Humbling & Harrowing
Based on real events and set in the heart of Nazi Germany, The Photographer Of Mauthausen is a brutal, methodically paced journey through the horrors of the Mauthausen Holocaust Camp. Following the exploits of Spaniard Francesc Boix in the Austrian concentration camp, this 110 minute film is shocking, well written and humbling in equal doses.
After a brief explanation as to who these prisoners are, the opening act of the film shows a group of prisoners taken to Mauthausen and promptly stripped and shaved. From here, the group are split up before being forced to adjust to their new lives inside the walls of the camp. It’s at this point where the initial perspective from a young boy switches to the aforementioned protagonist, Francesc Boix. With the officers taking photos of the camp and manipulating deaths to suit their own narrative, Francesc witnesses this firsthand and decides to do something about it.
With the help of a group of dedicated inmates, Francesc sets about smuggling negative prints from cameras out of the camp and into the hands of those who can make a real difference to their lives. In order to do that, they’ll have to outsmart the guards while remaining hidden and operating in secret which proves to be easier said than done. All of this culminates in a climactic finale and a perfect final shot to round out this humbling film.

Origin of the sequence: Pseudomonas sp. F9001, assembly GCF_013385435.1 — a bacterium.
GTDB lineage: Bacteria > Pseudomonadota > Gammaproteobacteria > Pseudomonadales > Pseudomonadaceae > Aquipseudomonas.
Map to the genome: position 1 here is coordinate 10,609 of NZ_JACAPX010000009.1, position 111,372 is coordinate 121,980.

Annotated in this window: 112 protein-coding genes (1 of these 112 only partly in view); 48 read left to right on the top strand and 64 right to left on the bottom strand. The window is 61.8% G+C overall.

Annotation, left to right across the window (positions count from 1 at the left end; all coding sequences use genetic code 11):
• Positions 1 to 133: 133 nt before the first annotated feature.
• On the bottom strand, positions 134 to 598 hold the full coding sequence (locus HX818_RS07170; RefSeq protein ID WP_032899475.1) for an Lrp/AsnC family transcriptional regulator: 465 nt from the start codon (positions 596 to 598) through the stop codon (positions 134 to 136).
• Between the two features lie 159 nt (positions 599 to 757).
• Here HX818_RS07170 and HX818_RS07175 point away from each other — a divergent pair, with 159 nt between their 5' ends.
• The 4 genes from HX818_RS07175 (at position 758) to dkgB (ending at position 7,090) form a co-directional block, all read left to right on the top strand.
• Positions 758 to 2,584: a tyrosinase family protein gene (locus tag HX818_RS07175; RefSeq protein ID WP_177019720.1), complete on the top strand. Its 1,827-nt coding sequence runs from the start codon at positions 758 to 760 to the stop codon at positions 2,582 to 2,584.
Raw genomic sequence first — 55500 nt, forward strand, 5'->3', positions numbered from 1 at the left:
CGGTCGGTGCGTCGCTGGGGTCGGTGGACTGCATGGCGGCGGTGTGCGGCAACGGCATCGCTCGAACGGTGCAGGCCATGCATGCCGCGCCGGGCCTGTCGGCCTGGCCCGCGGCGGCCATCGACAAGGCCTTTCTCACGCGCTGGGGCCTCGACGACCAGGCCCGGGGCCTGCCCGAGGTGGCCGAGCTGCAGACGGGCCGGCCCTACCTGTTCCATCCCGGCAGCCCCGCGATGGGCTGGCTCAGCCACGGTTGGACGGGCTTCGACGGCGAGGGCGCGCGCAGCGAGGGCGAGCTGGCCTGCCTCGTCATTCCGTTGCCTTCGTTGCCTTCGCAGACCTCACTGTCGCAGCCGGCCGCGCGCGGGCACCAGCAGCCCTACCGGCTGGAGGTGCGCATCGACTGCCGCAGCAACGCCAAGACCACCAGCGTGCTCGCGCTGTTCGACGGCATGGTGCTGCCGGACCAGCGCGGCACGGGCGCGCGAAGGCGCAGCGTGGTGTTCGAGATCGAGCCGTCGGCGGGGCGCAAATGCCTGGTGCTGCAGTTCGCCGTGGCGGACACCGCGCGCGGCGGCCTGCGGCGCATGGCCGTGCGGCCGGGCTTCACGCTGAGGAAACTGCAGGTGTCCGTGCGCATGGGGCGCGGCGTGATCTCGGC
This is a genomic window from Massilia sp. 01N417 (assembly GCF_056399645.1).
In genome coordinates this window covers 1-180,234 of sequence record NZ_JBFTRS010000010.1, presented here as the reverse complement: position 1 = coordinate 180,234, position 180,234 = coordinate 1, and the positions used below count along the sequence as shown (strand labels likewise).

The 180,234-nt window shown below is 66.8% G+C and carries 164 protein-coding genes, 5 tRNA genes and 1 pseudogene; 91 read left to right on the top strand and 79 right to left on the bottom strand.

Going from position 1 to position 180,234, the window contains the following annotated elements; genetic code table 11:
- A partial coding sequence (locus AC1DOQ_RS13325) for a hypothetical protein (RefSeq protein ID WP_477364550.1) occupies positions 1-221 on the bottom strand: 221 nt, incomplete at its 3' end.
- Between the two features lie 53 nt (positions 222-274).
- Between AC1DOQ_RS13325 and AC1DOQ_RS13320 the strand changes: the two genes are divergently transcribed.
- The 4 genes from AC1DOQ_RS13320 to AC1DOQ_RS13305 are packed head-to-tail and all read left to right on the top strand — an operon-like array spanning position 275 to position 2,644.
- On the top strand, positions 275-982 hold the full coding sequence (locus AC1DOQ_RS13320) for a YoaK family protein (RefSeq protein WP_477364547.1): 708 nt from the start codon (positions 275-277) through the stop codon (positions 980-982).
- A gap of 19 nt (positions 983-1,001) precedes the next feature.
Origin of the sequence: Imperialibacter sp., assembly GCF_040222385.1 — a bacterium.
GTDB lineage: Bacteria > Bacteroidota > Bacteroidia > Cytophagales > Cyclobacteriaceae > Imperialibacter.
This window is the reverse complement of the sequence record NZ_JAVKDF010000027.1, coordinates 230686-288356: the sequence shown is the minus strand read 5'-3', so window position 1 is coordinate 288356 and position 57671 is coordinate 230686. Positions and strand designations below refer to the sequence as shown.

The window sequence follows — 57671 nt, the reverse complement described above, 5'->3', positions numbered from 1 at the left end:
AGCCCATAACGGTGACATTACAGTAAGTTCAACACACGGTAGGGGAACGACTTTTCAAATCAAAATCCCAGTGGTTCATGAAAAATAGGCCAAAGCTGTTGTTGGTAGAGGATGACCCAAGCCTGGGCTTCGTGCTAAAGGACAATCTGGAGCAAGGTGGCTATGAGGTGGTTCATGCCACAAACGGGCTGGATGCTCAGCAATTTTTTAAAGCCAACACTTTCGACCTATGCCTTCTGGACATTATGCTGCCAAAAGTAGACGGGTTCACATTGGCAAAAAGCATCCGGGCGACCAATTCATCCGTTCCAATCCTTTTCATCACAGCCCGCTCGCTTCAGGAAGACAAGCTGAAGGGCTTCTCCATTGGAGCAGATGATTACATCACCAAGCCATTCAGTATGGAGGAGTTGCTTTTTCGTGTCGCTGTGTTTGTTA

While it was never going to dethrone Schindler’s List as the pinnacle of this genre, The Photographer Of Mauthausen is really well written although the supporting cast don’t always shine as much as they should. Thankfully, Mario Casas does an excellent job in his role and alongside the German soldiers who remain a menacing and unnerving presence throughout the film, certainly do well to elevate this one.
This historical drama is shocking, harrowing and at times incredibly shocking. While the atrocities holocaust victims endured are well documented by now, it’s still upsetting and difficult to watch all these years later. The Photographer Of Mauthausen is no exception and a reminder that we should never forget this horrific slice of human history.
Verdict - 8.5/10